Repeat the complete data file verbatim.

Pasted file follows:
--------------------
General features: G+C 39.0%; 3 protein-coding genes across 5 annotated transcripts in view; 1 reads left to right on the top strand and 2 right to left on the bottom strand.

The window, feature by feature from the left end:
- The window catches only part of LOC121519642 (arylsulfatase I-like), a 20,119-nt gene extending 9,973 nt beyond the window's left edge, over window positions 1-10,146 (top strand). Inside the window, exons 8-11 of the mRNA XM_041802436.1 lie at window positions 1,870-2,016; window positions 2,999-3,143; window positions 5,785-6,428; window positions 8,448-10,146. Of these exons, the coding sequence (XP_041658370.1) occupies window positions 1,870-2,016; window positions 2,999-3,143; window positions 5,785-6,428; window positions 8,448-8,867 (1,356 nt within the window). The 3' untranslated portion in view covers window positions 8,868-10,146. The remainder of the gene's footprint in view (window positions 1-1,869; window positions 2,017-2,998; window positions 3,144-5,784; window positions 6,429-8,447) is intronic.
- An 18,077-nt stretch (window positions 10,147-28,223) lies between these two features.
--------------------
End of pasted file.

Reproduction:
General features: G+C 39.0%; 3 protein-coding genes across 5 annotated transcripts in view; 1 reads left to right on the top strand and 2 right to left on the bottom strand.

The window, feature by feature from the left end:
- The window catches only part of LOC121519642 (arylsulfatase I-like), a 20,119-nt gene extending 9,973 nt beyond the window's left edge, over window positions 1-10,146 (top strand). Inside the window, exons 8-11 of the mRNA XM_041802436.1 lie at window positions 1,870-2,016; window positions 2,999-3,143; window positions 5,785-6,428; window positions 8,448-10,146. Of these exons, the coding sequence (XP_041658370.1) occupies window positions 1,870-2,016; window positions 2,999-3,143; window positions 5,785-6,428; window positions 8,448-8,867 (1,356 nt within the window). The 3' untranslated portion in view covers window positions 8,868-10,146. The remainder of the gene's footprint in view (window positions 1-1,869; window positions 2,017-2,998; window positions 3,144-5,784; window positions 6,429-8,447) is intronic.
- An 18,077-nt stretch (window positions 10,147-28,223) lies between these two features.